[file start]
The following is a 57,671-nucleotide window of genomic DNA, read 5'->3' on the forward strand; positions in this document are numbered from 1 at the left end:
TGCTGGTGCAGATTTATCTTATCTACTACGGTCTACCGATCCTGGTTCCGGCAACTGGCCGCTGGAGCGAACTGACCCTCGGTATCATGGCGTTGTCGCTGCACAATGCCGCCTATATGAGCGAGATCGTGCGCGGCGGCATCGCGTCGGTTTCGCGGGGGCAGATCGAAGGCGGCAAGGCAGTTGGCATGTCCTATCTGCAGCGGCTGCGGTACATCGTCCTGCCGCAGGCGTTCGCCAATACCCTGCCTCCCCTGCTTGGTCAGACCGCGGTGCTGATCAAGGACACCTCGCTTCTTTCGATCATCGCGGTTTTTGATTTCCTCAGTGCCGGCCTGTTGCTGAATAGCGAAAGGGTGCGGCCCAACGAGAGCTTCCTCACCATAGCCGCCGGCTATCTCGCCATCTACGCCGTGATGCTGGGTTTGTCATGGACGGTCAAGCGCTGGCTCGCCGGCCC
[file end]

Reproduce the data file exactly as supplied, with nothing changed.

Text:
The following is a 57,671-nucleotide window of genomic DNA, read 5'->3' on the forward strand; positions in this document are numbered from 1 at the left end:
TGCTGGTGCAGATTTATCTTATCTACTACGGTCTACCGATCCTGGTTCCGGCAACTGGCCGCTGGAGCGAACTGACCCTCGGTATCATGGCGTTGTCGCTGCACAATGCCGCCTATATGAGCGAGATCGTGCGCGGCGGCATCGCGTCGGTTTCGCGGGGGCAGATCGAAGGCGGCAAGGCAGTTGGCATGTCCTATCTGCAGCGGCTGCGGTACATCGTCCTGCCGCAGGCGTTCGCCAATACCCTGCCTCCCCTGCTTGGTCAGACCGCGGTGCTGATCAAGGACACCTCGCTTCTTTCGATCATCGCGGTTTTTGATTTCCTCAGTGCCGGCCTGTTGCTGAATAGCGAAAGGGTGCGGCCCAACGAGAGCTTCCTCACCATAGCCGCCGGCTATCTCGCCATCTACGCCGTGATGCTGGGTTTGTCATGGACGGTCAAGCGCTGGCTCGCCGGCCC